Forms will probably not go down in any designer's life as the most enjoyable task to tackle. They can be a pain to deal with, from organizing what content to collect to creating a well-designed appearance. Forms, though, tend to play an important role on many websites, so learning how to build one is often a necessity.
Before You Code
The first step to creating an online form is organizing what you are attempting to collect. The form needs to be organized so that the user progresses through the steps as quickly and easily as possible. This usually means using options like radio buttons to preselect answers, using dropdown menus for lists, and keeping the user's typing down to a minimum.
Parts of a Form
Although forms serve one main purpose -- passing data to the web server -- they can still have quite a few elements in them. Since forms will be communicating with a web server, they need to be connected to an action and a method - so when the user clicks Submit, the form knows what to do.
1. Creating the Framework
The form, legend and fieldset tags create the overall structure of your form. The <form> tag is the container and so everything will be inside this tag. The <legend> tag is, in essence, the title of your form while the <fieldset> tag is used to segment out your form in a logical manner on the coding side. For example, if the form has a section for About You, Education History and Work Experience -- each of the three sections would get its own fieldset tag. In much the same way, the <optgroup label> can be used to divide long dropdown menu lists into smaller segments.
<legend>Tell Us About Yourself</legend>
Education History, etc.
2. Getting User Input
Four common ways of collecting user input are having them select an item from a dropdown menu, type in some text, answer yes or no to a question, or make a selection by placing a check mark in a box.
Selecting from a Dropdown
In the coding below the user will select their birth month from a dropdown menu inside the <select> tag. To visually simplify the process for them the coding includes the <optgroup> tag to divide the months into two sections. The dropdown menu will default to In What Month Were You Born? since it is the first option in the list. If, however, you wanted it to default to March, you would add selected to the tag <option value="march" selected>.
Typing in a Response
The next action the user will be prompted to take is answer the question How did you hear about us?. They will type their answer inside a region coded as the <textarea>. This tag is reserved for areas where the inputted text is more than just a few words because <textarea> can hold an unlimited number of characters. The amount of space the <textarea> occupies on your form can be controlled by the HTML attributes cols and rows, but the preferred method is to use the width and height properties of CSS. You can also use the placeholder attribute to place text (usually instructions or a hint) inside the text area. This text will disappear once they begin to type.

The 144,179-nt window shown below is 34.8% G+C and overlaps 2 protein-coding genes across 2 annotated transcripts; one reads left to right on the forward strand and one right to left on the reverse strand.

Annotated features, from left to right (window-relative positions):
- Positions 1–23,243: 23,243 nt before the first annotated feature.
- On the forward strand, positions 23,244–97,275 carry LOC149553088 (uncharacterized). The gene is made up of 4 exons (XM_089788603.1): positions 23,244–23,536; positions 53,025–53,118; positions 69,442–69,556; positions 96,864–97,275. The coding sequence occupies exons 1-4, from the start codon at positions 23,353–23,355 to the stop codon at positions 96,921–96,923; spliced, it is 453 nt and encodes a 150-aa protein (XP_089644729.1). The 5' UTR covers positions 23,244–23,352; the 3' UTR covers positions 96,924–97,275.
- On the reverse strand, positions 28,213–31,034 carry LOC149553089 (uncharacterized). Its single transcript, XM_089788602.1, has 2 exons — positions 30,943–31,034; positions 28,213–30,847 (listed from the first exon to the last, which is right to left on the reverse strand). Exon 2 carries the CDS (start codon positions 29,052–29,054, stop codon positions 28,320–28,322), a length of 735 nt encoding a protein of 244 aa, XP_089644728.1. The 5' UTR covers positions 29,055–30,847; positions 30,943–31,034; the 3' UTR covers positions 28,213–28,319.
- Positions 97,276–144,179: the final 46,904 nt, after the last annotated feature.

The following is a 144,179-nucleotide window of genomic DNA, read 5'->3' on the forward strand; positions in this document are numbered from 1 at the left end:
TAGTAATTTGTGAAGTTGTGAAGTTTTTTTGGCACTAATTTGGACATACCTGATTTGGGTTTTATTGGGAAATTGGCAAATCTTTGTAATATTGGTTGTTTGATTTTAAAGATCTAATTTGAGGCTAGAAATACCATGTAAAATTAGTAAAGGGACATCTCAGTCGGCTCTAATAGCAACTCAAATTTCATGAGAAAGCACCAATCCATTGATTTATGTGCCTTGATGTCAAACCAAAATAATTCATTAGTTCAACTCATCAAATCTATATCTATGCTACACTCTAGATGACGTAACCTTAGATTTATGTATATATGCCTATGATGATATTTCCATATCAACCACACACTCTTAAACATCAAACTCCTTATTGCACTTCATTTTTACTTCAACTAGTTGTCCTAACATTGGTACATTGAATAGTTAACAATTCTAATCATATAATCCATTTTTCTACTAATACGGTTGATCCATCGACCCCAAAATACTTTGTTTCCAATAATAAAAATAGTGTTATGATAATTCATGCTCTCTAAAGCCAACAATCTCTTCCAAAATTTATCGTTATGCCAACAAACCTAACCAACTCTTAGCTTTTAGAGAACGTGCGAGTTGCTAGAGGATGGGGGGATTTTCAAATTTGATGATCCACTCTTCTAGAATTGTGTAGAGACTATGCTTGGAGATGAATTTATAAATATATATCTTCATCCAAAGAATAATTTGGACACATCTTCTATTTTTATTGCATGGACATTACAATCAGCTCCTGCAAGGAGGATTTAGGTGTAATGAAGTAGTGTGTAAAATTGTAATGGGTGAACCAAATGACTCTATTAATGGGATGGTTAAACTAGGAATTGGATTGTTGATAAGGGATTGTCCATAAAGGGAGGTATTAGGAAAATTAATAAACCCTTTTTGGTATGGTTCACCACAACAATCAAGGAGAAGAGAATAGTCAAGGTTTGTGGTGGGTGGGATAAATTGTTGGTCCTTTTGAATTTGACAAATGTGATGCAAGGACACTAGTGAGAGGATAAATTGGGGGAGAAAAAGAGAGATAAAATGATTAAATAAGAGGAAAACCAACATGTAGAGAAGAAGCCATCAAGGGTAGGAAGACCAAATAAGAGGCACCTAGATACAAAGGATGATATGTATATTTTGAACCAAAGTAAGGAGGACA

Answering a Yes/No Question
The next prompt is a yes/no question. For this a radio button is used as the input type and a <label> tag is also used so if they click on the word instead of the circle the radio button will still fill in.
Selecting a Checkbox
Lastly there is a series of checkboxes to let them choose their favorite sport(s). Since a user can select multiple checkboxes (as opposed to only one radio button in a group) you will need to set a limit on the amount by using a script to set to the maximum or minimum number of boxes you want selected.
<option value="generic">In What Month Were You Born?</option>
<optgroup label="First Half of Year">
<optgroup label="Second Half of Year">
How did you hear about us?<br />
<textarea placeholder="How did you hear about us?"></textarea>
Are you over 18 years of age?<br />
<input type="radio" name="age" value="yes"><br />
<input type="radio" name="age" value="no"><br />
Choose at least two areas of interest<br />
<input type="checkbox" name="sports" value="baseball"><br />
<input type="checkbox" name="sports" value="basketball"><br />
<input type="checkbox" name="sports" value="football"><br />
3. Submit Buttons and Slider Bars
Use the <option> tag to create a submit or go button. The text that appears on the button is pulled from the value attribute inside the <option> tag. For example, for a button that reads GO! The tag would be: <input type="submit" value="GO!"> Slider bars are a handy interactive feature for forms. To include a slider bar that lets the user rate an item (like how useful the form was) you need to use an <input> tag with a type of range. For a slider bar that prompts the user to rate the content on a scale of 1 to 10, use this snippet.
<input id="slider" type="range" min="1" max="10" step="1">
Making It Look Nice
The key to a well-designed form is twofold: functionality and style. Once the functionality is in place using the tags above, you can create styles that target each of the elements of the form. A common way is to create CSS classes for the various tags like fieldset, label, legend, etc. You can make your form more visually compelling by adding bold colors or graphics.